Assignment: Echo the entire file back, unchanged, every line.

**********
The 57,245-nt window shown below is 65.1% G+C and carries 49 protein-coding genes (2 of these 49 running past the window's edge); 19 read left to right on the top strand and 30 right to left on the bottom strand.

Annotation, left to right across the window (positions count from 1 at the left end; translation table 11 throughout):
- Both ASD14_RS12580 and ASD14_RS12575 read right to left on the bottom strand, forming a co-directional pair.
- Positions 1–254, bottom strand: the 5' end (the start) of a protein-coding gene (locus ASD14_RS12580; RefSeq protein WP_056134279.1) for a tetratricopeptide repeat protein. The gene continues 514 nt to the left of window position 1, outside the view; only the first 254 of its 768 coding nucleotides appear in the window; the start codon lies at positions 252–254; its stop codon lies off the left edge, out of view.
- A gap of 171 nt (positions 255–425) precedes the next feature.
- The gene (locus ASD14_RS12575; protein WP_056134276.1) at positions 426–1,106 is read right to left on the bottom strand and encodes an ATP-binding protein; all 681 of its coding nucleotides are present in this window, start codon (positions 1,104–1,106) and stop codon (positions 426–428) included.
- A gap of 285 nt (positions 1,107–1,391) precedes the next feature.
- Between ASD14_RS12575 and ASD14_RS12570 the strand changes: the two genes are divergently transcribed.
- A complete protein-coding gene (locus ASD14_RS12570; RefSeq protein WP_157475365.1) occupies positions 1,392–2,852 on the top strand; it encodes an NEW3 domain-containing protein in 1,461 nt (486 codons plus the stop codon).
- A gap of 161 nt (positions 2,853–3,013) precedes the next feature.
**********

The 57,245-nt window shown below is 65.1% G+C and carries 49 protein-coding genes (2 of these 49 running past the window's edge); 19 read left to right on the top strand and 30 right to left on the bottom strand.

Annotation, left to right across the window (positions count from 1 at the left end; translation table 11 throughout):
- Both ASD14_RS12580 and ASD14_RS12575 read right to left on the bottom strand, forming a co-directional pair.
- Positions 1–254, bottom strand: the 5' end (the start) of a protein-coding gene (locus ASD14_RS12580; RefSeq protein WP_056134279.1) for a tetratricopeptide repeat protein. The gene continues 514 nt to the left of window position 1, outside the view; only the first 254 of its 768 coding nucleotides appear in the window; the start codon lies at positions 252–254; its stop codon lies off the left edge, out of view.
- A gap of 171 nt (positions 255–425) precedes the next feature.
- The gene (locus ASD14_RS12575; protein WP_056134276.1) at positions 426–1,106 is read right to left on the bottom strand and encodes an ATP-binding protein; all 681 of its coding nucleotides are present in this window, start codon (positions 1,104–1,106) and stop codon (positions 426–428) included.
- A gap of 285 nt (positions 1,107–1,391) precedes the next feature.
- Between ASD14_RS12575 and ASD14_RS12570 the strand changes: the two genes are divergently transcribed.
- A complete protein-coding gene (locus ASD14_RS12570; RefSeq protein WP_157475365.1) occupies positions 1,392–2,852 on the top strand; it encodes an NEW3 domain-containing protein in 1,461 nt (486 codons plus the stop codon).
- A gap of 161 nt (positions 2,853–3,013) precedes the next feature.